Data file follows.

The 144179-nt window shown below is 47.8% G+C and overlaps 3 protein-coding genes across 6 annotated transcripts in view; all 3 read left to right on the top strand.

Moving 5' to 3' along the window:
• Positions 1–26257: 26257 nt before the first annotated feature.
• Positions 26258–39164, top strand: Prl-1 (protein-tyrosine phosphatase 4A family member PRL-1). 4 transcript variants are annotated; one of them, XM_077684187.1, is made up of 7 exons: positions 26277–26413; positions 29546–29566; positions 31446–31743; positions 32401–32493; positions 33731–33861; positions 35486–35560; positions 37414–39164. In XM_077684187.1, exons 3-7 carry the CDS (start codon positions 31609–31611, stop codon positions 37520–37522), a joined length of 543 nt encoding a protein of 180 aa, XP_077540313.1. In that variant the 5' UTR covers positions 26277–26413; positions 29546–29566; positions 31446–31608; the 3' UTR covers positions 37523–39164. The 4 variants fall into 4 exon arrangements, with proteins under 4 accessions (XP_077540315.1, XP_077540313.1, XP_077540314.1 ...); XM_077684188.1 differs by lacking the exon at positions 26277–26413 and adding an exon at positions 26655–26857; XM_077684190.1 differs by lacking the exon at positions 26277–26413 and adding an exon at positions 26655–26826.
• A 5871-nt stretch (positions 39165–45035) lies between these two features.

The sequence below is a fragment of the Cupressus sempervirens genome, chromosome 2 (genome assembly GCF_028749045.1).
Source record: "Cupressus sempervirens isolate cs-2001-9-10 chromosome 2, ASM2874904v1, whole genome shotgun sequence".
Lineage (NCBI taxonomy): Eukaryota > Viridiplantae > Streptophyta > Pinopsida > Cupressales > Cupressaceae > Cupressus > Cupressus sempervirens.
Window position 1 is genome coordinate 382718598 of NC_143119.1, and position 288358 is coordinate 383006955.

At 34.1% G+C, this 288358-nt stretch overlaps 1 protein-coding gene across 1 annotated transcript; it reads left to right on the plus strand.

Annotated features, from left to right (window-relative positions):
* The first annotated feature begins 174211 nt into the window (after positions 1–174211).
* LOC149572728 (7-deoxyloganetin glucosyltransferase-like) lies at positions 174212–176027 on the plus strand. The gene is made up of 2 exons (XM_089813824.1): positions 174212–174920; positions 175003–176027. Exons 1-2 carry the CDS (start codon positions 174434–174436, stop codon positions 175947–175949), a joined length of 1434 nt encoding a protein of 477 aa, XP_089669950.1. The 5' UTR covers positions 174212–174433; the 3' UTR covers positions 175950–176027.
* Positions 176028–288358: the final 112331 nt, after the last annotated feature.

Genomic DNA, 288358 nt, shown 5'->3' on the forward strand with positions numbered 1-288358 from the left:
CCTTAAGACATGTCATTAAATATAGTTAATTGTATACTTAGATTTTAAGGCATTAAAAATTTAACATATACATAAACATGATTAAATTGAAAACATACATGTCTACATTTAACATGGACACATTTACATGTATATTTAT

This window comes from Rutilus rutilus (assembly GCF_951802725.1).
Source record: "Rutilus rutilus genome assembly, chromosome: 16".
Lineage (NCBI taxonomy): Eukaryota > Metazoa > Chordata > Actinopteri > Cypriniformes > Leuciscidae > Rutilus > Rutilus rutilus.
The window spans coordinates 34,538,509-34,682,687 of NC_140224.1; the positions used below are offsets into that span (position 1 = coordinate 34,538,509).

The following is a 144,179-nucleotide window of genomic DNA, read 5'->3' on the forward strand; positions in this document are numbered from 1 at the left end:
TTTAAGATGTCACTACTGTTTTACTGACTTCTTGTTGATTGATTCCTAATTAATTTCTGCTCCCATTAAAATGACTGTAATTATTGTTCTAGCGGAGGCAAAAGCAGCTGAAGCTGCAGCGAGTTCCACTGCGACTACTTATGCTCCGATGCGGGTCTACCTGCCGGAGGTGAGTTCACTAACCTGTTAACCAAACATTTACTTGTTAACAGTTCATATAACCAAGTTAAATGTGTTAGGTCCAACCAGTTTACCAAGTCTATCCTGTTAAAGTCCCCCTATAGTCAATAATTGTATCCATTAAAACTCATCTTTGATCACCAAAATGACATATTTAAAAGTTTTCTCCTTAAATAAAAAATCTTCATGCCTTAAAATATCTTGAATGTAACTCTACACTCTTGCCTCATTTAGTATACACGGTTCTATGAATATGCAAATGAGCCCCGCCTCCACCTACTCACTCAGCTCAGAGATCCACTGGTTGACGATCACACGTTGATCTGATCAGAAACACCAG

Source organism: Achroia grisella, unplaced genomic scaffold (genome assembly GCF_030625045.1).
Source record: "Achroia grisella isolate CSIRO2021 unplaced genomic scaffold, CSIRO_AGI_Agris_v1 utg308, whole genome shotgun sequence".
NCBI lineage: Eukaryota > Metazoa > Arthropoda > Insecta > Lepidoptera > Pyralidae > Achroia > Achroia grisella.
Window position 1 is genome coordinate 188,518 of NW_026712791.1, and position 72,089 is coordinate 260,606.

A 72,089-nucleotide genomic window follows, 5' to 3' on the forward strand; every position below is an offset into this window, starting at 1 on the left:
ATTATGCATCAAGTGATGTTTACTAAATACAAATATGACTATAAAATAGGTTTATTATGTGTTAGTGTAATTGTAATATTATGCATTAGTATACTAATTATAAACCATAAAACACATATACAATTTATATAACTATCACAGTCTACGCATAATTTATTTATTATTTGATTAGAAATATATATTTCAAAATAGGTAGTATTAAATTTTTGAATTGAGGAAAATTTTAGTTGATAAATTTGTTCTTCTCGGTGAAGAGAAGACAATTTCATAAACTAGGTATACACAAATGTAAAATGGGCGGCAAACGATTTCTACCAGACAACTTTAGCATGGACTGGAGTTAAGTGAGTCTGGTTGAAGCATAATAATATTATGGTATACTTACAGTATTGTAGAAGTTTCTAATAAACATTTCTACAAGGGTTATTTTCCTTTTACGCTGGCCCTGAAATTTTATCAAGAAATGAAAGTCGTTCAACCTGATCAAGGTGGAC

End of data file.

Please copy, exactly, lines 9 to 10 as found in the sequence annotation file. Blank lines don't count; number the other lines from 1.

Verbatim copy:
Window position 1 is genome coordinate 382718598 of NC_143119.1, and position 288358 is coordinate 383006955.

At 34.1% G+C, this 288358-nt stretch overlaps 1 protein-coding gene across 1 annotated transcript; it reads left to right on the plus strand.